The neuropathological hallmark of the two closely related neurodegenerative diseases, ALS and FTD, is the presence of poorly soluble intracellular protein aggregates consisting of low-complexity domain-bearing RNA-binding proteins (RBPs). Intriguingly, these proteins are also key components of liquid-like ribonucleoproteins (RNPs) mediating diverse physiological processes, including transporting mRNAs to distal neurites to promote local protein synthesis (LPS). Interestingly, LPS in disease-affected neurons is often perturbed raising the possibility that the phase transition property of RBPs is critical for regulating the local supply of proteins that promote axon maintenance. Using the ALS/FTD-associated protein FUS as an example, I will investigate the effects of liquid-liquid phase separation and liquid-to-solid phase transition on axonal mRNA localisation, LPS and axon maintenance. Xenopus retinal neurons and mouse cortical neurons will be used as complementary models, in combination with optogenetic tools to achieve precise spatiotemporal control of localised FUS phase transition. A major goal is to understand the mechanisms by which aberrant intra-axonal phase transition of FUS leads to impaired LPS and axon degeneration. As effective treatments for ALS/FTD are currently unavailable, identifying differential mRNA interactors of physiological and pathological FUS and determining their translational status in axons may provide insights for clinical therapeutic options for ALS/FTD. Amyotrophic lateral sclerosis (ALS) and frontotemporal dementia (FTD) are neurodegenerative diseases leading to behavioural and cognitive impairments. Many essential proteins are produced locally in axons (neuronal extensions), and in disease-affected axons, protein aggregation interferes with local protein synthesis and causes neuronal death. However, it remains unclear whether these aberrant aggregates are the direct cause of defective protein synthesis and axon death. I will investigate this question using a light-controlled tool to induce protein assemblies in one of the two forms, stable aggregates found in disease cells, or less stable granules present in normal cells. I will compare the differences in local protein synthesis and axon survival in neurons carrying different forms of protein assemblies. I also intend to identify novel disease-associated proteins, the synthesis of which is affected by the presence of aggregates. My findings will potentially provide new opportunities for the development of effective treatments, which is currently unavailable.

    more_vert
  • Funder: WT Project Code: 216606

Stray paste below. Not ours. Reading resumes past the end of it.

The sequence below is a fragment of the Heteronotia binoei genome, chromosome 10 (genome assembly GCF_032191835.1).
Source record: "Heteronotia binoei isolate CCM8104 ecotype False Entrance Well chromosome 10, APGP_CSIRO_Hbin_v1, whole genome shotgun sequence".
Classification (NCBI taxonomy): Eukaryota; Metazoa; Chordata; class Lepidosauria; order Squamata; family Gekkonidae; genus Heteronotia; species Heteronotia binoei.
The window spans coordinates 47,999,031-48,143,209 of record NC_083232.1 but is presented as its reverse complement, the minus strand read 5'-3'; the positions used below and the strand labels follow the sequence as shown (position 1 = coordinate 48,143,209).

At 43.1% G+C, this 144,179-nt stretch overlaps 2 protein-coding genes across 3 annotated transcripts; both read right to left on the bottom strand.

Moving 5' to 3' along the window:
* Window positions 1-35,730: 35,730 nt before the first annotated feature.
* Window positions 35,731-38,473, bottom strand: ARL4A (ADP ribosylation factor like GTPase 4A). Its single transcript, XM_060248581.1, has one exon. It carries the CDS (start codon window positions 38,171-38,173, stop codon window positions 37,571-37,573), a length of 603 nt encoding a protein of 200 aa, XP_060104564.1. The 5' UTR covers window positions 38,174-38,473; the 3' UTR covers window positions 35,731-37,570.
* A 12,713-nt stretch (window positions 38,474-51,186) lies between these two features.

Funder Contribution: 642,214 GBP

    I will use routine healthcare data to undertake feasibility work to inform novel clinical trial design and trial populations in heterogeneous populations. There is an unmet need for this in intensive care research. I will frame this around critically ill patients with CVD following on from my PhD, however this will be applicable to other disease/pathologies with heterogeneous populations. I hypothesise that critically ill patients with co-existing CVD may benefit from higher oxygen delivery to the myocardium during critical illness, preventing myocardial infarction and subsequent cardiovascular mortality. Key goals: 1. Identification of current outcomes for critically ill patients with CVD. I will link high quality Scottish routine healthcare datasets for all admissions to Scottish ICUs 2010-2018. I will characterise cardiovascular and non-cardiovascular outcomes and healthcare trajectories for these patients. 2. Identification of patients in whom CVD has the highest attributable mortality. This group would be the target population for a cardiovascular intervention trial. I will use prediction modelling, latent variable analysis and propensity score analysis to address this. 3. Identification of intermediate short-term outcomes using both routinely collected time series ICU physiological data, national datasets and existing trial datasets. 4. Development of efficient trial methodology, including Bayesian adaptive trial designs. Novel clinical trial design is needed to reduce the burden of research on patients, reduce costs, and improve efficiency. High quality routine healthcare data can help identify at risk groups and quantify important outcomes. This work is framed around critically ill patients with cardiovascular disease (CVD), following on from my PhD. Patients with CVD have a vulnerable heart muscle at risk of damage due to lack of oxygen. Interventions to increase oxygen delivery may benefit these patients. I will describe critically ill patients with CVD using data routinely collected in all Scottish hospitals. I will explore rates of cardiovascular events and mortality, and identify groups where the cardiovascular risk is greatest, and therefore where cardiovascular interventions are most likely to be beneficial. I will explore the relationship between routinely collected "vital-signs" data in ICU and longer-term outcomes, and I will develop my expertise in efficient trial methodology.

    visibility191
    visibilityviews191
    downloaddownloads120
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  • Funder: WT Project Code: 214607
    Funder Contribution: 48,478 GBP